Originally Posted by robocop10mm
Humans make mistakes. Sometimes those mistakes have catastrophic results. In my experience, Smith and Wesson quickly and happily fixes their mistakes. The inspector will have some "splanin" to do for sure.
Humans do indeed make mistakes, and that is to be expected. However, a series of errors are usually the cause of something like this example leaving the factory. Not knowing the exact sequence of steps that S&W uses to produce a cylinder, I can only guess, but I would bet that no less three people handled that cylinder, prior to the gun passing final QA inspection.
Think about the things that have to happen to make a cylinder. First, turn the raw stock to the proper diameter and form the boss that the cylinder ratchet will be cut from. Then the ratchet, locking lugs, cylinder flutes and chamber pilots must be cut, all timed correctly so that the chambers will align with the barrel when the hand is cycled by the action. While the location of the flutes is not critical to the timing of the finished product, they do need to be positioned such that they are between chambers, rather than over them. Once the machine work is completed, the cylinder must be fit to the crane and the action of the gun must be timed for proper chamber alignment.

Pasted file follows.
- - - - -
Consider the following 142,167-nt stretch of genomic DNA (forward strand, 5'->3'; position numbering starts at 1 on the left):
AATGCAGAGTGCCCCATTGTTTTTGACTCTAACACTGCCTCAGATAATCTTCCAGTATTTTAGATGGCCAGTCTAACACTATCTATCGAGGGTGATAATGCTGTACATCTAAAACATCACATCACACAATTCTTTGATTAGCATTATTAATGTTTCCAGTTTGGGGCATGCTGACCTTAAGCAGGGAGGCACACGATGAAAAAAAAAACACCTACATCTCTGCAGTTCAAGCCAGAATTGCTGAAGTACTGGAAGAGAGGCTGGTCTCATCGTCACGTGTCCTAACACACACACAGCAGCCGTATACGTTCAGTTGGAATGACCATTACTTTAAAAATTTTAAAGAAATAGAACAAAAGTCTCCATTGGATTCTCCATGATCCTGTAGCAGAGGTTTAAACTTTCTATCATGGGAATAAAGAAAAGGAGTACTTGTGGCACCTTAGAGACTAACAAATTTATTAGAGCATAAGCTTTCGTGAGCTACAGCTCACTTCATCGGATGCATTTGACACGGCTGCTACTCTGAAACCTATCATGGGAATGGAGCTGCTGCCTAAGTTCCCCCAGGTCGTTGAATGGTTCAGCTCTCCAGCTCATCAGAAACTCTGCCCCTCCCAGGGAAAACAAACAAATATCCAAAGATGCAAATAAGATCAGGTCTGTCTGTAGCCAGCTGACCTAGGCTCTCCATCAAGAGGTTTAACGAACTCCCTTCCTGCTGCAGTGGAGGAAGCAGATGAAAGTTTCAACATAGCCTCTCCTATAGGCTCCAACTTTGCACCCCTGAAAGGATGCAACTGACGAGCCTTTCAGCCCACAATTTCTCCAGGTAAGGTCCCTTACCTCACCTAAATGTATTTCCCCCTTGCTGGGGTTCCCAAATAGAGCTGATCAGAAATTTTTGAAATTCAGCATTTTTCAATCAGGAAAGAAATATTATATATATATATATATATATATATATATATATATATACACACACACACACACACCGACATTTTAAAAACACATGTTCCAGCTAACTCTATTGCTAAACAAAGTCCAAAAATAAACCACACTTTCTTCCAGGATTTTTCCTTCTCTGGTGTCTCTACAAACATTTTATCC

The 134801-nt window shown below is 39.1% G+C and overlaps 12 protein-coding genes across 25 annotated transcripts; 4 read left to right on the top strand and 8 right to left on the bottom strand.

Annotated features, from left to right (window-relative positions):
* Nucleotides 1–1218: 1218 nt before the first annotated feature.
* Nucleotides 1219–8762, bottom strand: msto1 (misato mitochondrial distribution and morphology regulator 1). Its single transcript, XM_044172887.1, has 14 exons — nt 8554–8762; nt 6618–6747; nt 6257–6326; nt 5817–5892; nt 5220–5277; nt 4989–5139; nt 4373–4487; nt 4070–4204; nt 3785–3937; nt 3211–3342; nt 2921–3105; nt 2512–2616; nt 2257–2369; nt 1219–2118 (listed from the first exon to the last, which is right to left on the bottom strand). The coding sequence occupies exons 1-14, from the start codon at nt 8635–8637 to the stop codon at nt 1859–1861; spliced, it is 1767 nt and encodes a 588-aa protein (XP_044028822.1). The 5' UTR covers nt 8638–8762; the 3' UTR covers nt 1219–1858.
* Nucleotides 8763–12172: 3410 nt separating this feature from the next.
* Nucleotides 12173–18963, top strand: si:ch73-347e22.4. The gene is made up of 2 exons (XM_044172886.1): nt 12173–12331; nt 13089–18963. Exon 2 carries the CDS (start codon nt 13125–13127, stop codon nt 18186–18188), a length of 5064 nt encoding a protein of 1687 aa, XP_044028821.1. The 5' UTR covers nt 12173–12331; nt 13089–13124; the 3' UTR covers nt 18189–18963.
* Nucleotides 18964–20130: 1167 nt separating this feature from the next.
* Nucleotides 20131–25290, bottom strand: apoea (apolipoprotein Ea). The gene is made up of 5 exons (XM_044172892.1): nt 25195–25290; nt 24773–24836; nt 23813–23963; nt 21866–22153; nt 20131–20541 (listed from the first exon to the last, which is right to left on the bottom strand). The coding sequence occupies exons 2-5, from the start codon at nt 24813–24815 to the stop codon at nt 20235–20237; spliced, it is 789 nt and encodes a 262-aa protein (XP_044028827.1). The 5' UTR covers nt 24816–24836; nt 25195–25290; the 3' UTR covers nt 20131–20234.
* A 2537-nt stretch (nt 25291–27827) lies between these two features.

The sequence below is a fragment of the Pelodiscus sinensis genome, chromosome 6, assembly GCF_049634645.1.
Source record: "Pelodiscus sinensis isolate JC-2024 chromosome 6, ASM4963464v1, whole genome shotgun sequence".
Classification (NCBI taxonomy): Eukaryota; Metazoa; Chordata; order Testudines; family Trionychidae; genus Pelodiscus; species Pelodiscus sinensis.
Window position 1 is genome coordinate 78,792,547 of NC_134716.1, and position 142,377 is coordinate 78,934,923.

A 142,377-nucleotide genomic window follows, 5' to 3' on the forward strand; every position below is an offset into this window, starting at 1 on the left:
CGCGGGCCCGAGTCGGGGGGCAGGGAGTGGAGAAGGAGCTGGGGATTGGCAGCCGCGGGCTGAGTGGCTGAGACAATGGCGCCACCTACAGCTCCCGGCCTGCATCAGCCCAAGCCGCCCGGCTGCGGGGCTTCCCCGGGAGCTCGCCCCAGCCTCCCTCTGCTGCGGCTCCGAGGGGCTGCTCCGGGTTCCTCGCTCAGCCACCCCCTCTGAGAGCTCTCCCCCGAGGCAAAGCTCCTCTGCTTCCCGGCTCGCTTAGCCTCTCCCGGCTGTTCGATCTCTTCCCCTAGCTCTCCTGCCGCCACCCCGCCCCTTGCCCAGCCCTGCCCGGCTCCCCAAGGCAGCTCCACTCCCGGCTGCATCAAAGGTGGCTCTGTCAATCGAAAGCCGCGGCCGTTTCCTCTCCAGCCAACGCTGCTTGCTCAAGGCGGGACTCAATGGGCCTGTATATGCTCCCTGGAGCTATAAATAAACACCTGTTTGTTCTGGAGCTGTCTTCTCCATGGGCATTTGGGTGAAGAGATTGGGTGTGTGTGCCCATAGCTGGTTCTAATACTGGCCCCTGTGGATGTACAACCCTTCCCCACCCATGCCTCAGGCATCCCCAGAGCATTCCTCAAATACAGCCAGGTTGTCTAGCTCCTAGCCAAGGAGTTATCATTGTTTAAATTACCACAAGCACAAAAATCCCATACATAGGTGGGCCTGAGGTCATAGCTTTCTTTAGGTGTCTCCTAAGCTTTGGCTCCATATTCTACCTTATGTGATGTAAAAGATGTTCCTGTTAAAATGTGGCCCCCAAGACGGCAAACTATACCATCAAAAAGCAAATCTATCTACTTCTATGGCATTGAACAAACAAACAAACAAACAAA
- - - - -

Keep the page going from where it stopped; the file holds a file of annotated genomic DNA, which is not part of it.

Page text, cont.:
Even though all this machine work is done by CNC equipment, after every stage of machine work, it would be typical for the machine operator to de-burr and check the parts for dimensional accuracy and make any adjustments to the CNC program that may be required to account for such things as tool wear. In a typical high production machine shop, as many steps as possible would be done in a single setup in the machines. To cut all of the features of a cylinder would likely be three setups, one for the lathe work, and two for the mill work. These separate setups would likely be done by different people at various machining stations.
This particular "oops" was not created by a single person's lack of attention. I believe it is the result of a much larger problem within society that I call "The pursuit of mediocrity", the idea of "it's good enough" or "it'll be OK". Taking pride in quality work is a trait that I think is rapidly departing society. Couple this with the practice of replacing highly skilled machinists with "machine operators", and other such reductions of skilled labor and it is a recipe for marginal products of questionable quality.